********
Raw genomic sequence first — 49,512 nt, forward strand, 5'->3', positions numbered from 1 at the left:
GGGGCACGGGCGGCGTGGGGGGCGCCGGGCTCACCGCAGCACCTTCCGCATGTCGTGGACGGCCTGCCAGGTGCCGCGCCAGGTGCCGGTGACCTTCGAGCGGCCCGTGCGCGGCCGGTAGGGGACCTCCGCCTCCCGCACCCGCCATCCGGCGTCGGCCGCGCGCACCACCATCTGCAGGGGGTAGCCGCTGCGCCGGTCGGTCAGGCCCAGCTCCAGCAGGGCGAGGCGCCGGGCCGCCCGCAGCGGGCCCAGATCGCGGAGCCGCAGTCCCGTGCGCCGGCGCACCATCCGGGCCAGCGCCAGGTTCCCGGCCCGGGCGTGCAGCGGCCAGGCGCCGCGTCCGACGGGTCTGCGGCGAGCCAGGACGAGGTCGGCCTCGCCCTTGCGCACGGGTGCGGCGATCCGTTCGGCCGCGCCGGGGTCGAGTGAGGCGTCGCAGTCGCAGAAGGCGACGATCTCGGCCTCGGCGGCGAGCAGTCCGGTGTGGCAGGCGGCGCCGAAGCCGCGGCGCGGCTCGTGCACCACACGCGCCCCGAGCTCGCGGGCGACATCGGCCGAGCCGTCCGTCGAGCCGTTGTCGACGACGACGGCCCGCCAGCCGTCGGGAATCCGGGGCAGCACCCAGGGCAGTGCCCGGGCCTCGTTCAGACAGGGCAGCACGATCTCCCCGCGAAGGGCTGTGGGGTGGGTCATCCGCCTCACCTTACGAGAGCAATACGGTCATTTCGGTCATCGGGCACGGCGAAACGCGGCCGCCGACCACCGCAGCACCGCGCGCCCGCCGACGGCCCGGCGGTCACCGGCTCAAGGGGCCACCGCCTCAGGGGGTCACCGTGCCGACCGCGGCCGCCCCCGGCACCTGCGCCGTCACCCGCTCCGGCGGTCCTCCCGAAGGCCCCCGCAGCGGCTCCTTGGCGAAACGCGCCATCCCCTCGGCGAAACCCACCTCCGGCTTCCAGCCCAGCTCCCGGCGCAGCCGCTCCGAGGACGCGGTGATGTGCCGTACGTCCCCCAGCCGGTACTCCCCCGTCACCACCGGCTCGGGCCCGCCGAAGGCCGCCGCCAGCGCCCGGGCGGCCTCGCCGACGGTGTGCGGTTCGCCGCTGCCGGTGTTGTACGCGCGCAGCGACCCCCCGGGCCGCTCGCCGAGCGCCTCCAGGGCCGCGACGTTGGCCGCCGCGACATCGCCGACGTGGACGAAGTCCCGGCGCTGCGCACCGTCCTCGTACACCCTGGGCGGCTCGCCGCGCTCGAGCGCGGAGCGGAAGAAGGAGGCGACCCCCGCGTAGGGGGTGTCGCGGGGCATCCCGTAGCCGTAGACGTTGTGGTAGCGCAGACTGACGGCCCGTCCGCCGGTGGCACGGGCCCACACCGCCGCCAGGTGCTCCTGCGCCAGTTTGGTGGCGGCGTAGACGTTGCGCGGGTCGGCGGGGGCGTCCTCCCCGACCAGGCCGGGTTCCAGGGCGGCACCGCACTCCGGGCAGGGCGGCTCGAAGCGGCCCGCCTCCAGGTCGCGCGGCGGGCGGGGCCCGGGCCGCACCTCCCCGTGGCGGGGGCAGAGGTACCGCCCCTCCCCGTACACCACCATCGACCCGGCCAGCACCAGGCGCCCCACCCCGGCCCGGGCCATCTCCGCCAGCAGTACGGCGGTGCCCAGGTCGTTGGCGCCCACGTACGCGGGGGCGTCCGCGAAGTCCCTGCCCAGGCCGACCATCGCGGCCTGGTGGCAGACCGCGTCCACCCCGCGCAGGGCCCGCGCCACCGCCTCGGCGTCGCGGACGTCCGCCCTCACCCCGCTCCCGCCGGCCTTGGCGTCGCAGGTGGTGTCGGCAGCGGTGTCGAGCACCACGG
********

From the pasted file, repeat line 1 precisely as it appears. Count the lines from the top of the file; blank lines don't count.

Raw genomic sequence first — 49,512 nt, forward strand, 5'->3', positions numbered from 1 at the left: